The TT100 was a US-market model built to cash in on the racing. Brad’s bike channels the same vibe

Brad’s Triumph T90 ‘TT100’ dirt bike

Even the humblest old Triumph twins cost a fortune these days. This is a T90, a mid-1960s 500, which Brad has given the Steve McQueen treatment, as part of a non-cosmetic restoration.

All it needed was a simple ignition loom to get it running. Brad had tried a few times with the old setup but without much success. The idea was to use a capacitor in place of a battery, to sidestep the need for battery maintenance on a bike that isn’t going to get used every day.

As with any old Brit bike you’re unpicking layers of past neglect. The condensers were both shot (as was the spare – the T90 has three), and one set of points (one Japanese, one Lucas) had got glazed. No prizes for guessing which set needed deglazing. Both coils tested at 3 ohms which suggested they were 12V, so I built it a 12V coil system as per an old Bonnie. The plugs sparked OK, but I’ve seen bigger.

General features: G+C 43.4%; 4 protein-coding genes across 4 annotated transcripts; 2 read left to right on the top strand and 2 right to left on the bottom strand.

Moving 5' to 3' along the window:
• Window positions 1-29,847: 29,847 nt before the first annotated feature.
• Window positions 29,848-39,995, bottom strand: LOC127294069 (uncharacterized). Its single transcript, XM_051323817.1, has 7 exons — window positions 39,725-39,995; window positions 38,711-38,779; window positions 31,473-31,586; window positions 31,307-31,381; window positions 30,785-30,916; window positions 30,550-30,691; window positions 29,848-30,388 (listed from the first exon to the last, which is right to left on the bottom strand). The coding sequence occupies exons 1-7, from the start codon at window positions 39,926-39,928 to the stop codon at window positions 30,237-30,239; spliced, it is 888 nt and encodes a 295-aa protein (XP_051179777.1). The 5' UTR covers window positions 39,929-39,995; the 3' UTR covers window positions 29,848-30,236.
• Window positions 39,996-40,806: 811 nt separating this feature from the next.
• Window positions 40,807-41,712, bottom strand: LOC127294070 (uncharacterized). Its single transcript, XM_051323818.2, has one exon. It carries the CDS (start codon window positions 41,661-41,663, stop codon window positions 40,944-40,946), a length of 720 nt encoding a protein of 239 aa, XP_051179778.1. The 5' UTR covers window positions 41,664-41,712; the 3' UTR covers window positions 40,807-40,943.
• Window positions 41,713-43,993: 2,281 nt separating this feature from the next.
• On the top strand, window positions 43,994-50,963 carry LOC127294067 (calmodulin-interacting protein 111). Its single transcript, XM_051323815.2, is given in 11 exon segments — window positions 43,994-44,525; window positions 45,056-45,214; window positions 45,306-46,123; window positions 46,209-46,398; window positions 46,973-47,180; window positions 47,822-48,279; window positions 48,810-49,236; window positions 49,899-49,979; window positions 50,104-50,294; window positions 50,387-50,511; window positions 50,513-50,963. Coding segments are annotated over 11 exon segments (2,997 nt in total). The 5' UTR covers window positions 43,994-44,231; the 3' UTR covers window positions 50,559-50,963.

Brad’s final job is to sort out the Amal carb. If anyone reading this has a Triumph and wishes it would start first kick, I might as well repeat the advice of Jim Hodges, who in my opinion builds the best British bikes: “Chuck the Amal in the bin. Get a Mikuni or Keihin carb instead. And fit electronic ignition.”

Brad and I discussed this but electronic ignition means a battery, which is hassle on an infrequently used bike. Fair enough. I’d do the same.

And it looks so cool.

The red and black wires come from the capacitor, which replaces the battery. You get them from Goffy Electrical. I sat this one in vibration-absorbing foam retained by a simple bracket

The coils get a 12V feed each (white), with the other wires (black/white, black/yellow) going to the points

Red fuel filter is a temporary fix to keep tank rust out of the carb